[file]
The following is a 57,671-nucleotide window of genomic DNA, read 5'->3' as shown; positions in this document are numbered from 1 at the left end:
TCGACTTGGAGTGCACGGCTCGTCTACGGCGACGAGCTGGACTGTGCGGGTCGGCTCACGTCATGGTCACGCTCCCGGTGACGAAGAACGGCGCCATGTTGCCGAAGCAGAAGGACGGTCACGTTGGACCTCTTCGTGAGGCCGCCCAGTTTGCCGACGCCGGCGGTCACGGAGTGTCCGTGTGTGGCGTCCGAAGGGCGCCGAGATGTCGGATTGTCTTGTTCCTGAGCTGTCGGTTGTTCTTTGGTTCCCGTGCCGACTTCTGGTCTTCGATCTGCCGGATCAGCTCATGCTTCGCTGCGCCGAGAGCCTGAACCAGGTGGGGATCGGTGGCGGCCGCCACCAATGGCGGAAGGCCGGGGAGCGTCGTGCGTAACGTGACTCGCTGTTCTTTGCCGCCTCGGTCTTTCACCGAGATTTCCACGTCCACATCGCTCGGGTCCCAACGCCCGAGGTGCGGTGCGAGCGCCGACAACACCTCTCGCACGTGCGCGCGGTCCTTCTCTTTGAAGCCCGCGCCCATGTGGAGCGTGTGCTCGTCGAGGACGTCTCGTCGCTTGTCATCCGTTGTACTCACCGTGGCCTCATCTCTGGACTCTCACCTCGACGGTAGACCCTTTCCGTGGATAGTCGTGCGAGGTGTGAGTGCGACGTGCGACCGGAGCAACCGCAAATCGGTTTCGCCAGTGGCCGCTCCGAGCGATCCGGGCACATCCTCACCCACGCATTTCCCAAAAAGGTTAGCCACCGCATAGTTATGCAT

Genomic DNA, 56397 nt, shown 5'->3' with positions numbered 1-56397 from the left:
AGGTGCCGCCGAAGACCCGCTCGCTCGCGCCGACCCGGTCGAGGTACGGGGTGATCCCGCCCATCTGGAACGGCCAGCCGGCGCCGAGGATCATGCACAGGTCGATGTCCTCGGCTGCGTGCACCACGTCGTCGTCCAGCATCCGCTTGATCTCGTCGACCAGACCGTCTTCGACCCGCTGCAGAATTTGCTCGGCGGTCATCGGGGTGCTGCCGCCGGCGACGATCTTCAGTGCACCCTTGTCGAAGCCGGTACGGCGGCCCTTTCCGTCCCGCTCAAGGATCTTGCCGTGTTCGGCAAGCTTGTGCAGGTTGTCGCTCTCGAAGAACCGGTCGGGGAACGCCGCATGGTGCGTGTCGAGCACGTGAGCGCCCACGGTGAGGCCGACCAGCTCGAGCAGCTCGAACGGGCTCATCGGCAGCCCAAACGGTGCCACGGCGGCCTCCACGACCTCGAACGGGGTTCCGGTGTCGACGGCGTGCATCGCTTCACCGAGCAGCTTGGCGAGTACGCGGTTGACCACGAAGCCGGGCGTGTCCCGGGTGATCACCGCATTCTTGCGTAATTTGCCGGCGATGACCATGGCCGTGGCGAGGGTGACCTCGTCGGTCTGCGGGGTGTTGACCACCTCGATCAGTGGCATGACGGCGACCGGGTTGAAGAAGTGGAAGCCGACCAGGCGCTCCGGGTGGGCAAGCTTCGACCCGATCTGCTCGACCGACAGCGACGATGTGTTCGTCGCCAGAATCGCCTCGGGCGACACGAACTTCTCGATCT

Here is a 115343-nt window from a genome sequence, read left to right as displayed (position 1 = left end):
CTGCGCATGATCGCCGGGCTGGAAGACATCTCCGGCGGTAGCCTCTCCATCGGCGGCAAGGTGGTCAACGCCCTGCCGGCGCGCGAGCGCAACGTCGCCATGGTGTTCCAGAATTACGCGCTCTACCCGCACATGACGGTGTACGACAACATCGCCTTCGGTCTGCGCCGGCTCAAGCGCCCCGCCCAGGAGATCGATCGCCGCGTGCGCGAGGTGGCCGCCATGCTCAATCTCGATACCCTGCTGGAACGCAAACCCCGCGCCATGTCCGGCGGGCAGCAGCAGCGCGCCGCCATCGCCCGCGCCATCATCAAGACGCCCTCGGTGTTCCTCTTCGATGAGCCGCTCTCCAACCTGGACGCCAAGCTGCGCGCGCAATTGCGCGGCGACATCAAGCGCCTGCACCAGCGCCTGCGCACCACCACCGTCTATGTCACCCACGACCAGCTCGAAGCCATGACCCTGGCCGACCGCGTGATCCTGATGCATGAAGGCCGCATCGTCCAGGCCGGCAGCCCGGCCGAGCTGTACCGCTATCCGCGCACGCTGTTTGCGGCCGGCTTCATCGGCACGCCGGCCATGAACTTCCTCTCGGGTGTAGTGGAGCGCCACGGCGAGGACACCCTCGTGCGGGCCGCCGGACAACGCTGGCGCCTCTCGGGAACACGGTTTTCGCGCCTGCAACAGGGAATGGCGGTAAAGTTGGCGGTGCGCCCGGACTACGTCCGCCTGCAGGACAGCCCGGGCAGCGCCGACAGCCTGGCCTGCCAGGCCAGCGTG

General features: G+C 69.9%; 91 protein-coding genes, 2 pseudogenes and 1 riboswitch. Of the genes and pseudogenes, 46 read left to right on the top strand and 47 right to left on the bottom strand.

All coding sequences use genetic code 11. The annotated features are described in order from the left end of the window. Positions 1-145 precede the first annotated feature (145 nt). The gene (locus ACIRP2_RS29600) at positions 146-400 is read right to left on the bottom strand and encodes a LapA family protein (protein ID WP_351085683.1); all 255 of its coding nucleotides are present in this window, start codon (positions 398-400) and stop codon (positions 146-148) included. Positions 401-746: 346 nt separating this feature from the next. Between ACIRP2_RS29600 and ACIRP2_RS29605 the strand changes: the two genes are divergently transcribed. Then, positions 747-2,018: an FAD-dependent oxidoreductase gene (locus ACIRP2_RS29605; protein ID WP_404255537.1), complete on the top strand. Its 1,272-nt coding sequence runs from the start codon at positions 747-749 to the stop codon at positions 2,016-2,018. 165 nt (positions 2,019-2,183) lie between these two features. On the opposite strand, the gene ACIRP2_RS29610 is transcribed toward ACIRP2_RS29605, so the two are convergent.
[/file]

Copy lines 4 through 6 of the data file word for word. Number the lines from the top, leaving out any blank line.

AGGTGCCGCCGAAGACCCGCTCGCTCGCGCCGACCCGGTCGAGGTACGGGGTGATCCCGCCCATCTGGAACGGCCAGCCGGCGCCGAGGATCATGCACAGGTCGATGTCCTCGGCTGCGTGCACCACGTCGTCGTCCAGCATCCGCTTGATCTCGTCGACCAGACCGTCTTCGACCCGCTGCAGAATTTGCTCGGCGGTCATCGGGGTGCTGCCGCCGGCGACGATCTTCAGTGCACCCTTGTCGAAGCCGGTACGGCGGCCCTTTCCGTCCCGCTCAAGGATCTTGCCGTGTTCGGCAAGCTTGTGCAGGTTGTCGCTCTCGAAGAACCGGTCGGGGAACGCCGCATGGTGCGTGTCGAGCACGTGAGCGCCCACGGTGAGGCCGACCAGCTCGAGCAGCTCGAACGGGCTCATCGGCAGCCCAAACGGTGCCACGGCGGCCTCCACGACCTCGAACGGGGTTCCGGTGTCGACGGCGTGCATCGCTTCACCGAGCAGCTTGGCGAGTACGCGGTTGACCACGAAGCCGGGCGTGTCCCGGGTGATCACCGCATTCTTGCGTAATTTGCCGGCGATGACCATGGCCGTGGCGAGGGTGACCTCGTCGGTCTGCGGGGTGTTGACCACCTCGATCAGTGGCATGACGGCGACCGGGTTGAAGAAGTGGAAGCCGACCAGGCGCTCCGGGTGGGCAAGCTTCGACCCGATCTGCTCGACCGACAGCGACGATGTGTTCGTCGCCAGAATCGCCTCGGGCGACACGAACTTCTCGATCT

Here is a 115343-nt window from a genome sequence, read left to right as displayed (position 1 = left end):
CTGCGCATGATCGCCGGGCTGGAAGACATCTCCGGCGGTAGCCTCTCCATCGGCGGCAAGGTGGTCAACGCCCTGCCGGCGCGCGAGCGCAACGTCGCCATGGTGTTCCAGAATTACGCGCTCTACCCGCACATGACGGTGTACGACAACATCGCCTTCGGTCTGCGCCGGCTCAAGCGCCCCGCCCAGGAGATCGATCGCCGCGTGCGCGAGGTGGCCGCCATGCTCAATCTCGATACCCTGCTGGAACGCAAACCCCGCGCCATGTCCGGCGGGCAGCAGCAGCGCGCCGCCATCGCCCGCGCCATCATCAAGACGCCCTCGGTGTTCCTCTTCGATGAGCCGCTCTCCAACCTGGACGCCAAGCTGCGCGCGCAATTGCGCGGCGACATCAAGCGCCTGCACCAGCGCCTGCGCACCACCACCGTCTATGTCACCCACGACCAGCTCGAAGCCATGACCCTGGCCGACCGCGTGATCCTGATGCATGAAGGCCGCATCGTCCAGGCCGGCAGCCCGGCCGAGCTGTACCGCTATCCGCGCACGCTGTTTGCGGCCGGCTTCATCGGCACGCCGGCCATGAACTTCCTCTCGGGTGTAGTGGAGCGCCACGGCGAGGACACCCTCGTGCGGGCCGCCGGACAACGCTGGCGCCTCTCGGGAACACGGTTTTCGCGCCTGCAACAGGGAATGGCGGTAAAGTTGGCGGTGCGCCCGGACTACGTCCGCCTGCAGGACAGCCCGGGCAGCGCCGACAGCCTGGCCTGCCAGGCCAGCGTG